During a regular night of sleep, your brain will typically move through different cycles of sleep, ranging from a very light state of unconsciousness to very deep REM sleep. Though for most people this is a very simple and automatic, others struggle to move through the stages properly and may experience a condition known as Sleep Paralysis. Sleep Paralysis is described as being awake and conscious, but with a complete inability to move your body. The condition may come with a sense of dread and even a feeling of suffocating, though it is not inherently dangerous and is completely harmless when experienced.
Sleep Paralysis can stem from a variety of causes, but ultimately originates in the brain’s inability to properly regulate sleep while the muscles in your body relax themselves and shut off. Though the exact cause for Sleep Paralysis is not known, studies have suggested correlations between Sleep Paralysis and various dissociative disorders, depression, narcolepsy, and even bipolar disorder. As with many psychological disorders, there also seems to be a genetic component of Sleep Paralysis as it is often inherited. Though the cause for Sleep Paralysis may be unclear, the symptoms are well known and effective treatment does exist.
Still Being Awake
The most constant and simple of the symptoms of Sleep Paralysis is a feeling of still being awake, and often even feeling alert. Despite your body feeling as though it has fallen asleep, you may feel as though your brain is wide awake and most definitely not in a dream.
Inability to Move, or “Paralysis”
Another symptom from which the name of the disorder is derived is an inability to move, or feeling as though you are paralyzed. This is caused by the muscles in your body relaxing and recharging as they would during normal sleep, though your brain is still awake to perceive the paralysis.
Ability to Perceive the Room
Because your brain is still awake, more often than not you will still be able to see around the room while you experience Sleep Paralysis. This can often contribute to the intensity of the disorder as it allows you to see around the room while you are unable to move or respond to any form of visual stimulus.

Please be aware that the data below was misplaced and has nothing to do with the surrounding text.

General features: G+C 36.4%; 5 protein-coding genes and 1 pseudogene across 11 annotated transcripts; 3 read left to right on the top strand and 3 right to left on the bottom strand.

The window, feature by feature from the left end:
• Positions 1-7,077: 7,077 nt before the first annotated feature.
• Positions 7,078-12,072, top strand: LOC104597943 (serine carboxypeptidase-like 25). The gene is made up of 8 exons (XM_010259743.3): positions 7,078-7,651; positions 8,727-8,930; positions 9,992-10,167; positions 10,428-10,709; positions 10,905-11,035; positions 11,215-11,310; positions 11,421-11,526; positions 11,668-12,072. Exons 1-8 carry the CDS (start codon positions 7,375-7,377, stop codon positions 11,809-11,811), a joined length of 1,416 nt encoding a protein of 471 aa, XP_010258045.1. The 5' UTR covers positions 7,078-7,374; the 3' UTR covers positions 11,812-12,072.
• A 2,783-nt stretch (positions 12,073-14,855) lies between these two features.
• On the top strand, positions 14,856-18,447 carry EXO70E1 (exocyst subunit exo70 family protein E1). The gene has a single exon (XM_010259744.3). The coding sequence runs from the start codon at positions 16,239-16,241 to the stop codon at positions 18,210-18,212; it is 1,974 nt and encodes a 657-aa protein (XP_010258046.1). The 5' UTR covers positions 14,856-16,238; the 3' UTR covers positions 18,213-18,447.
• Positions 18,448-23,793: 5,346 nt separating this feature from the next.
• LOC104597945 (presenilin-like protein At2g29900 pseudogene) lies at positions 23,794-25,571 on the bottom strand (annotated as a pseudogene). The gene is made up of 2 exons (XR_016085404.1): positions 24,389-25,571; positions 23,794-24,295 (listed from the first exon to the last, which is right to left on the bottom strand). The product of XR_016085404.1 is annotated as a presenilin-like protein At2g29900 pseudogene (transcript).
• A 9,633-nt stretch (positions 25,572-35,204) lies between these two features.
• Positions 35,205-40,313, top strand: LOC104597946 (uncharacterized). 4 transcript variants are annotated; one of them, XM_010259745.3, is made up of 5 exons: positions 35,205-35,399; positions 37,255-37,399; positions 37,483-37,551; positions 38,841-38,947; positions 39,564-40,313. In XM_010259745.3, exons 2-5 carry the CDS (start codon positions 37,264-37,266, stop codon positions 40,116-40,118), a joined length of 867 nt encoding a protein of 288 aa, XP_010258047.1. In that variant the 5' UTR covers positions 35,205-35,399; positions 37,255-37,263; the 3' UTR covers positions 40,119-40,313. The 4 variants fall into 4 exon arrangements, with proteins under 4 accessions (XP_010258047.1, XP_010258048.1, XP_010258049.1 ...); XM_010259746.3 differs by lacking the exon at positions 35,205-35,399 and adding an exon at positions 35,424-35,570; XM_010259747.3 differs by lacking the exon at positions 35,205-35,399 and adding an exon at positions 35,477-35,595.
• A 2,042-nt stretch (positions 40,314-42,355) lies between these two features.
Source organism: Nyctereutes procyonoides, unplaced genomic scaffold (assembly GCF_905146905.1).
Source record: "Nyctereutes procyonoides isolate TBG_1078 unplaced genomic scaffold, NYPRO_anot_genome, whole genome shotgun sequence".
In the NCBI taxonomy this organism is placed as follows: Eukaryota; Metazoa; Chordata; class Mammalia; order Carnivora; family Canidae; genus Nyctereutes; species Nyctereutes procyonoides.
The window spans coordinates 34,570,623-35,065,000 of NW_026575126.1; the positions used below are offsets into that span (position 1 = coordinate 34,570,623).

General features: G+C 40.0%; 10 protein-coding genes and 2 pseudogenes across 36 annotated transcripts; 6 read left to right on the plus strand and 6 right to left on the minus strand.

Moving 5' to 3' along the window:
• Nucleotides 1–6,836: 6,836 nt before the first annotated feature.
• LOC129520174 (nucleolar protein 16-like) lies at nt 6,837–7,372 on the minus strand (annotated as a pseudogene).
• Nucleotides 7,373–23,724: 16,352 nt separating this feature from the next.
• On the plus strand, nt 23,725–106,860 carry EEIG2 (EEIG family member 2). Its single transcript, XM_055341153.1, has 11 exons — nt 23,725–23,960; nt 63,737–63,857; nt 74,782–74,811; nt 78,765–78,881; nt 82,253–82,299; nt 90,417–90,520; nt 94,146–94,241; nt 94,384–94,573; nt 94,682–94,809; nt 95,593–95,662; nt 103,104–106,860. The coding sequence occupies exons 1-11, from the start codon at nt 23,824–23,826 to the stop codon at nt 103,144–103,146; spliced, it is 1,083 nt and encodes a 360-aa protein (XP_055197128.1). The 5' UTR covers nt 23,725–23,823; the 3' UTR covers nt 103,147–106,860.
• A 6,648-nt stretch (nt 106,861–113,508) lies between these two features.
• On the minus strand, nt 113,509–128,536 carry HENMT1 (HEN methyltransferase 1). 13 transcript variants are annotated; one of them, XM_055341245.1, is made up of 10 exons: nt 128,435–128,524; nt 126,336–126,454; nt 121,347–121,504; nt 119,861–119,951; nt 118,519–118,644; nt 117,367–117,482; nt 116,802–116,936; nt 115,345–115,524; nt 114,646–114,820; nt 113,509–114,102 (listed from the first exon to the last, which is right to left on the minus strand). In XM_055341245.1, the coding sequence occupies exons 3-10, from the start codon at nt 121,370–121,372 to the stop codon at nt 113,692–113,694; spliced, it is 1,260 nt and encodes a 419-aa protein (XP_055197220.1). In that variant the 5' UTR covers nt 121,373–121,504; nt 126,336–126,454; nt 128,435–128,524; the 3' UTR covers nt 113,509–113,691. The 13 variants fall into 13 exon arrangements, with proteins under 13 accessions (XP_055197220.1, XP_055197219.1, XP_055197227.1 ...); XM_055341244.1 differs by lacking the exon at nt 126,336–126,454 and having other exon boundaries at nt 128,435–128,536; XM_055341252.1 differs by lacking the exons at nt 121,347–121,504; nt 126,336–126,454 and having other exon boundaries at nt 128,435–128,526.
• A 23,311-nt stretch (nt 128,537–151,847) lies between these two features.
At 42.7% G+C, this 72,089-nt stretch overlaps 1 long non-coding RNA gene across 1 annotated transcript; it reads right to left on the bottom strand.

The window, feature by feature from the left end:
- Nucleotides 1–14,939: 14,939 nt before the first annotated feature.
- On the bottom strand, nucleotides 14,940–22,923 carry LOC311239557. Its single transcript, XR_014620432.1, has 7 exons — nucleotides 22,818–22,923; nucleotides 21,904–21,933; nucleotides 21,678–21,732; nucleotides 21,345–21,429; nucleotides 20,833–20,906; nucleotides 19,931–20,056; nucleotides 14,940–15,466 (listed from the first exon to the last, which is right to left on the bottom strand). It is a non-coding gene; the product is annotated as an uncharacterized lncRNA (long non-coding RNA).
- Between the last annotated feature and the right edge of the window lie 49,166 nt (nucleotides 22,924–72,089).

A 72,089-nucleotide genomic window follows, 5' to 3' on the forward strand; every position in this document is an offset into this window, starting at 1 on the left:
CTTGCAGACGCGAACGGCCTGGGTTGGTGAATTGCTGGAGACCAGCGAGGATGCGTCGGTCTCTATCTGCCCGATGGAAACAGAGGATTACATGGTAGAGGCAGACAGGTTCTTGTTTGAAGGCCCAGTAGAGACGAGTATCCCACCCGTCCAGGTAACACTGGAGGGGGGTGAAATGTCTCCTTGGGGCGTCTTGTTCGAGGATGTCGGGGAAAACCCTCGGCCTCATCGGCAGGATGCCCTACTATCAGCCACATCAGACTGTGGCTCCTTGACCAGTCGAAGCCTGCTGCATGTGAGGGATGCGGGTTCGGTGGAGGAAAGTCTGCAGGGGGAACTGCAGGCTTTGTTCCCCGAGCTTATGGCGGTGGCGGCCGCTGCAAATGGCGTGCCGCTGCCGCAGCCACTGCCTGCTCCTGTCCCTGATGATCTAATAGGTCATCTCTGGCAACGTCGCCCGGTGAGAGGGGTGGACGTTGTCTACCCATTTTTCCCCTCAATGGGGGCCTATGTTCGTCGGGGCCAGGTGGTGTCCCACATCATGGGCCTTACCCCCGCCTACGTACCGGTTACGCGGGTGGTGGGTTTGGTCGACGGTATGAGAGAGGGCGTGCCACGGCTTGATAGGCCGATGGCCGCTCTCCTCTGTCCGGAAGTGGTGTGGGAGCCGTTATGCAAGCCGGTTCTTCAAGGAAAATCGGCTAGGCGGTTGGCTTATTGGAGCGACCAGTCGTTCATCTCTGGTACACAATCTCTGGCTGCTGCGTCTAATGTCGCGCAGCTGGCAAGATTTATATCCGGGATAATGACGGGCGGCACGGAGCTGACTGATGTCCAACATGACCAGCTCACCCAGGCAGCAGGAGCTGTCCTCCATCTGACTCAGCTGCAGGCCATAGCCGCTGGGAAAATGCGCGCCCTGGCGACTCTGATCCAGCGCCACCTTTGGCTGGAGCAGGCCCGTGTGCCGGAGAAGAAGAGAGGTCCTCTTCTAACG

Fear and Unease
Because of your inability to move during Sleep Paralysis, your midbrain will immediately assume that you are in danger or vulnerable to attack by predators. Though your bedroom obviously provides no such danger, your brain makes this assumption and activates an emergency response inside of your body, inducing intense feelings of fear and anxiety much higher than the levels experienced during a regular nightmare. Though this feelings can be extremely intense, it is important to remember that there is no true danger present when experiencing Sleep Paralysis.
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Lying on Back
Sleep Paralysis is often experienced by those who opt to sleep on their backs, as in this position you are much more vulnerable to soft palate obstruction of your airways. This position can also heavily exacerbate the symptoms of Sleep Paralysis by allowing gravity to exert more force onto your lungs.
Pressure on Chest
Oftentimes when sleeping on your back, Sleep Paralysis may be accompanied by difficulty breathing and an intense pressure on the chest. This may simply be experienced by difficulty breathing, or possibly even be experienced as a seen or unseen entity pressing down on your chest.
Possible “Out of Body” Experiences
Because of the disconnection between continued brain function and relaxed muscles, researchers at the University of Waterloo say you may feel as though you are floating or even outside of your own body when experiencing Sleep Paralysis.
In addition to the possible visual hallucinations accompanied with Sleep Paralysis, you may experience other hallucinations created by your brain in a state of panic. These hallucinations most often include inhuman voices and small touches or currents across the upper or lower body.
Sensing an Unusual Presence
Probably the most startling and common symptoms associated with Sleep Paralysis is the feeling or visualizing of another presence somewhere else in the room with you. This is most widely believed to be caused by the “hyper-vigilant” state of the brain during the emergency response and is almost always described as being horribly terrifying though not at all dangerous.
Though Sleep Paralysis is often a very hard condition to deal with, it can be treated easily and in ways that are completely natural. Therapy in many forms can be very effective in treating Sleep Paralysis and other disorders associated with it, and oftentimes the solution can be as simple as adjusting sleep habits to a normal six to eight hour schedule. These solutions are simple, natural, healthy, and can improve many aspects of your life aside from the disorder itself. Despite the fact that the disorder can cause intense feelings of fear and wreak havoc upon your mental health, it is incredibly important to remember that the disorder puts you in no immediate danger and that help is just a phone call away.